Lift the curtains on YouTube

PTA directs all ISPs to remove viewing barriers

Our Correspondent January 18, 2016
PTA directs all ISPs to remove viewing barriers. PHOTO: REUTERS

KARACHI: The Pakistan Telecommunication Authority (PTA) on Monday formally issued directives to all internet service providers (ISPs) to remove viewing barriers to YouTube, the most popular video-sharing and streaming website.

The decision comes after the website’s Pakistani domain has already been online for the past couple of days as part of a trial run, a PTA official told The Express Tribune.

“They have blocked unwanted content, which was the main point of contention, and it has been solved,” the official said on the condition of anonymity as the authority is yet to issue a formal statement in this regard.

The YouTube ban, imposed in September 2012, has been a long-standing issue, with digital rights activists and officials within the government calling for a solution to the dispute.

“We acted as a messenger in this case. It is a very sensitive matter so we did what the government told us to do,” the official added. Even though the regulator is largely independent, it is directed by the federal government on matters that pertain to religious sensitivity.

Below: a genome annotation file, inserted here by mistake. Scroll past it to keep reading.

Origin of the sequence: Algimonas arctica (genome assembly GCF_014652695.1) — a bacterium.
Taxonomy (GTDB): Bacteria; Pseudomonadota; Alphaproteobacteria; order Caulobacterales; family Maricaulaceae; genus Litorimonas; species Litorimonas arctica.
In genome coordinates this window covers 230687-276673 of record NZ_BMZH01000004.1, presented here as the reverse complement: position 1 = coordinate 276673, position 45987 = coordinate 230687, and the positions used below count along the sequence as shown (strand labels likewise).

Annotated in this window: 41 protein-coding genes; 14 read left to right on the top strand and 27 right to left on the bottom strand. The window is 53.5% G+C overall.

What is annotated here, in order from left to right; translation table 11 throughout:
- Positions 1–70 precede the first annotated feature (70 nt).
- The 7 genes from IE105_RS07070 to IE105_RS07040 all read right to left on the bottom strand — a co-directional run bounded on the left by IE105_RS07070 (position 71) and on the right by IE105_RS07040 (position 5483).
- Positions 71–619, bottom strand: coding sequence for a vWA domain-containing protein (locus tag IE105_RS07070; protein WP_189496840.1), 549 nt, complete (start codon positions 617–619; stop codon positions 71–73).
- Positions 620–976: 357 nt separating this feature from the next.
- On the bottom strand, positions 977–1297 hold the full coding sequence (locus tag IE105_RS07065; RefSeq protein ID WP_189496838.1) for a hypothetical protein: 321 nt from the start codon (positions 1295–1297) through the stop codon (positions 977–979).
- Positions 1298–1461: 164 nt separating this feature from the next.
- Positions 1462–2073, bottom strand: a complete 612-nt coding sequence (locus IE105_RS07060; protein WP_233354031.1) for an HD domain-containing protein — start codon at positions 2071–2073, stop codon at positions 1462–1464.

Uplifting the sanction comes after over three years as the popular video-sharing website was blocked in the country after a low-budget movie containing sacrilegious content sparked furious protests around the world.

At the time, the country’s top court ruled that offensive material be removed from the website. Google had removed the movie following a US court order but its shorter versions are still available online.

Last week, a Supreme Court judge had remarked that YouTube is an educational tool and it should not be mixed up with other sites containing pornographic content. “As far as objectionable material is concerned, technical experts must address this issue,” Justice Faez Isa, a member of the two-judge bench, said while hearing a petition seeking a permanent ban on YouTube and abolition of obscenity.

In 2013, two petitions were filed challenging the ban on YouTube: one before the Peshawar High Court and another before the Lahore High Court (LHC). A third petition was filed in 2014 before the Sindh High Court, challenging censorship on the internet while also bringing into question the YouTube ban. Of these, proceedings before Justice Mansoor Ali Shah in the LHC were the most extensive.

Published in The Express Tribune, January 19th, 2016.

Like Business on Facebook, follow @TribuneBiz on Twitter to stay informed and join in the conversation.


Replying to X

Comments are moderated and generally will be posted if they are on-topic and not abusive.

For more information, please see our Comments FAQ


Most Read